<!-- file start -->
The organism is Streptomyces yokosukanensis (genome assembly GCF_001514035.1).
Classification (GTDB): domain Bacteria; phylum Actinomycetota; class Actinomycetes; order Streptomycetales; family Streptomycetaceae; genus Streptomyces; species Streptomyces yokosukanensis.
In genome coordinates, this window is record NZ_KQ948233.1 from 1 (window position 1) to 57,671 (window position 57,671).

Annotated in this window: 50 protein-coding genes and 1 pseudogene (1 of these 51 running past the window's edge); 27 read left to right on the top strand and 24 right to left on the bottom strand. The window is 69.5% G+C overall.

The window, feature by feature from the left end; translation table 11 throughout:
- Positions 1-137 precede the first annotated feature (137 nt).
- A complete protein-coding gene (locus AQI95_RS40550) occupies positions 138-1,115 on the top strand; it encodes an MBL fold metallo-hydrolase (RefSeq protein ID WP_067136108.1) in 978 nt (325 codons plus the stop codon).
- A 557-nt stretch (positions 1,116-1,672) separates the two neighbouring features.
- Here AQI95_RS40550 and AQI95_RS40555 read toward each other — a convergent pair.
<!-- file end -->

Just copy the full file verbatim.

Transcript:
The organism is Streptomyces yokosukanensis (genome assembly GCF_001514035.1).
Classification (GTDB): domain Bacteria; phylum Actinomycetota; class Actinomycetes; order Streptomycetales; family Streptomycetaceae; genus Streptomyces; species Streptomyces yokosukanensis.
In genome coordinates, this window is record NZ_KQ948233.1 from 1 (window position 1) to 57,671 (window position 57,671).

Annotated in this window: 50 protein-coding genes and 1 pseudogene (1 of these 51 running past the window's edge); 27 read left to right on the top strand and 24 right to left on the bottom strand. The window is 69.5% G+C overall.

The window, feature by feature from the left end; translation table 11 throughout:
- Positions 1-137 precede the first annotated feature (137 nt).
- A complete protein-coding gene (locus AQI95_RS40550) occupies positions 138-1,115 on the top strand; it encodes an MBL fold metallo-hydrolase (RefSeq protein ID WP_067136108.1) in 978 nt (325 codons plus the stop codon).
- A 557-nt stretch (positions 1,116-1,672) separates the two neighbouring features.
- Here AQI95_RS40550 and AQI95_RS40555 read toward each other — a convergent pair.